"You came all this way for just one year?" he asked. And before I figured out how to answer such a judgmental question, which sounded more like an accusation, he abruptly left. Which I took to mean I wouldn't be expected to preach in the valley that Sunday after all.
I figured that was probably just as well, since I felt rather more prepared to eat a chicken head than to preach a sermon.
Truth be known, until we'd landed in Nairobi and I felt so suddenly out of place, I hadn't been worried so much about adjusting to African culture as I was that being a missionary might be what would "defeat me."
I wasn't a preacher, a teacher, a doctor, or anything else I'd ever thought a missionary needed to be. And much of our experience at orientation school had underscored my sense of inadequacy. Other people there preparing to come to Africa not only seemed so much better equipped professionally; they all seemed to be so much better people, so much more sincere Christians than I was. Many of them had an obvious passion for Africa I'd never felt, or a lifelong sense of calling that I'd never experienced. I felt privileged to be among such committed, faith-full people. But I also found it humbling because I realized I wasn't at their level.
Now my playground encounter with a real-life, experienced, veteran missionary only amplified the question I'd asked myself during our training and again on the long drive from the airport to Kijabe: "What in the world is someone like me doing here?"
* * * Before we left the States, we promised family, friends, and other people who gave financial support so our family could go and work in Kenya that we'd stay in touch by sending regular emails to keep them updated on our experiences. I wrote my first email report after we'd had a chance to recuperate from the trip and had a week or so to settle in. After recounting some of our orientation school experience and a few details from our journey, I offered this brief description of where we were:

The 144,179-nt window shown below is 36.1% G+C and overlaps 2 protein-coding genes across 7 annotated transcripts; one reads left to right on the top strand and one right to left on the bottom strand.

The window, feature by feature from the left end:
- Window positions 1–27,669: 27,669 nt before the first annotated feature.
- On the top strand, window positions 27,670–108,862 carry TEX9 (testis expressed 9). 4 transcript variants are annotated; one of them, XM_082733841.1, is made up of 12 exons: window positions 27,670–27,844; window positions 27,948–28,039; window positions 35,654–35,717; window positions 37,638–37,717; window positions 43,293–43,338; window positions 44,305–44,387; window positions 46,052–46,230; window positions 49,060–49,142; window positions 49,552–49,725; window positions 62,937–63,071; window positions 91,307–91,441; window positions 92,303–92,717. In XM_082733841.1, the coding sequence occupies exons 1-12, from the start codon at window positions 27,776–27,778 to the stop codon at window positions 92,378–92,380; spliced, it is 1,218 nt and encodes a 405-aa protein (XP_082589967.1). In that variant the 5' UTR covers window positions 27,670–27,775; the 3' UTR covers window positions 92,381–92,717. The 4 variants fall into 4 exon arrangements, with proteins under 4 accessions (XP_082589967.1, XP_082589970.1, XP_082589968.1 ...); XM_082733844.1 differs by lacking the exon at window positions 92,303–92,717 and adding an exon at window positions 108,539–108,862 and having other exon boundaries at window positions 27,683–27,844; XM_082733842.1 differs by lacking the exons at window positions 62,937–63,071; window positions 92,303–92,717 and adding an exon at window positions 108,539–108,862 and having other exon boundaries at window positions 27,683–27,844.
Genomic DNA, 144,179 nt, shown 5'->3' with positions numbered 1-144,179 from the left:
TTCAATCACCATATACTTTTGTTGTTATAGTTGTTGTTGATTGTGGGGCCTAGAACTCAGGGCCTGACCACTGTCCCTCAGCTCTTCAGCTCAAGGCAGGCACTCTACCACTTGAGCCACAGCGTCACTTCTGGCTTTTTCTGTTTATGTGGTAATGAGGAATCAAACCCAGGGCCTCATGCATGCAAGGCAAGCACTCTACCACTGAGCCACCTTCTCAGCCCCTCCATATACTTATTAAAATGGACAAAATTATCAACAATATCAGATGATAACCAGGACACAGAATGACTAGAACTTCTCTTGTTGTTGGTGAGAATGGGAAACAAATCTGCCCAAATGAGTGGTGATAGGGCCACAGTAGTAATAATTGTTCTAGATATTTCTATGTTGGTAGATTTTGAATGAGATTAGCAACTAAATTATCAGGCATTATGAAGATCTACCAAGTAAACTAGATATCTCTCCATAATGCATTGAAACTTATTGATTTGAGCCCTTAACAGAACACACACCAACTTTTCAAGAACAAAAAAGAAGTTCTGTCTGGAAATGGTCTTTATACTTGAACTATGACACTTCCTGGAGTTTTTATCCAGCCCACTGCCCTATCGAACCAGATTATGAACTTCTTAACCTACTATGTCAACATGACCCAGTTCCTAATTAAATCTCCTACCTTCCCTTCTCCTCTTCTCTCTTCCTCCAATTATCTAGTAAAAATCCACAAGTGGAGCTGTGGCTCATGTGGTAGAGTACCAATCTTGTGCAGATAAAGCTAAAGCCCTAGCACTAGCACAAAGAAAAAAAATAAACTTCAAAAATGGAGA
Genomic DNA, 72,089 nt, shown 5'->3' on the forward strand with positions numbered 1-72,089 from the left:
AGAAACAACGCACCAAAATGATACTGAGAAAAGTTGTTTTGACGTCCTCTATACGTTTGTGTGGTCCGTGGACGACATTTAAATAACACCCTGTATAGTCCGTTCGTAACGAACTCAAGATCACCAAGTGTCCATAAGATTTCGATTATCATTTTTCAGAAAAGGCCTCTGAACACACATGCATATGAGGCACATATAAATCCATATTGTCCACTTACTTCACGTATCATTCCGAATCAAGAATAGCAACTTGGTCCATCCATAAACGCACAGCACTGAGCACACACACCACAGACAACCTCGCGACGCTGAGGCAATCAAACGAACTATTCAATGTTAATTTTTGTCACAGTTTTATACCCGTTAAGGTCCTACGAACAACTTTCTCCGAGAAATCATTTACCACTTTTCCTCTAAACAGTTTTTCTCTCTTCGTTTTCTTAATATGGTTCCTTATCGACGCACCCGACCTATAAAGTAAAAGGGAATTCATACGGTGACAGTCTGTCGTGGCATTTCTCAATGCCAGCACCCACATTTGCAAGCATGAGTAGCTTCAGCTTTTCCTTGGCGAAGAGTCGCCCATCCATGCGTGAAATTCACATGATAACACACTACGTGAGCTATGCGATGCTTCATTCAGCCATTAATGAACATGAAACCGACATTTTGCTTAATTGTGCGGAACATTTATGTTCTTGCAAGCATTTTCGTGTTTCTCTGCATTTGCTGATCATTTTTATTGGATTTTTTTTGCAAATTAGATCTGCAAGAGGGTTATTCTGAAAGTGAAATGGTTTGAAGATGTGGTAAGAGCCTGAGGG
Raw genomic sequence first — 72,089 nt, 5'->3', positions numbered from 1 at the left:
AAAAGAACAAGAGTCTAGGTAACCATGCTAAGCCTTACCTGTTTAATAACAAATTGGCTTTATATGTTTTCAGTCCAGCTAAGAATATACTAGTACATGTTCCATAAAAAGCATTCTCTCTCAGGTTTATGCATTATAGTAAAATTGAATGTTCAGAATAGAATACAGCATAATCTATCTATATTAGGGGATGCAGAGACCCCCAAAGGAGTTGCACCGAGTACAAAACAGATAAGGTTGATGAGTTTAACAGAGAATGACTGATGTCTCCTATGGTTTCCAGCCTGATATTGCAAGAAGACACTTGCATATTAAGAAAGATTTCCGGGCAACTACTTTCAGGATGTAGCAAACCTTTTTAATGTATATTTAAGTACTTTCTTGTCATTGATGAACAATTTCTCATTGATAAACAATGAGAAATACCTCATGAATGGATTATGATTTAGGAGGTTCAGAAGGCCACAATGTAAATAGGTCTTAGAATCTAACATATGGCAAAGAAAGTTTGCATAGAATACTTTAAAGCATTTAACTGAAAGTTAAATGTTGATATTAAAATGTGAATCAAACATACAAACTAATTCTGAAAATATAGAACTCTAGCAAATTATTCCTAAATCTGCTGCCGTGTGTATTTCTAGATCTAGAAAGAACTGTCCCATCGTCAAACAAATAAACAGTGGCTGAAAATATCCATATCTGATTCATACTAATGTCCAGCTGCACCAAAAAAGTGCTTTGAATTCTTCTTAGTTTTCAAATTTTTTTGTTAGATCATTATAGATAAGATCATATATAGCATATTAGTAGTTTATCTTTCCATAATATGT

The Rift Valley Academy (RVA) is located at an elevation of seventy-five hundred feet, to be above the malaria level. It is almost one hundred years old, and it is like a small college campus. There are dorms and classrooms throughout the campus. Teddy Roosevelt laid the cornerstone for one of the oldest buildings during one of his African hunting trips. Although we are at the equator, our elevation means that it is cool during the winter season, which is now. There is no heat except our fireplace, and the house is cement block (which all houses are here because of termites), so it can get pretty cold for us Texans. It was fifty-three yesterday. We also have a fireplace outside to warm our water for bathing.
The official languages here are English and Swahili, so Nan and I will be attending language school next week for several weeks. My bride received her college degree in linguistics, so she is thrilled. Since her slow husband can make her break out in a rash with his French accent, I am sure Swahili will be more of a challenge to me, but we are excited about it.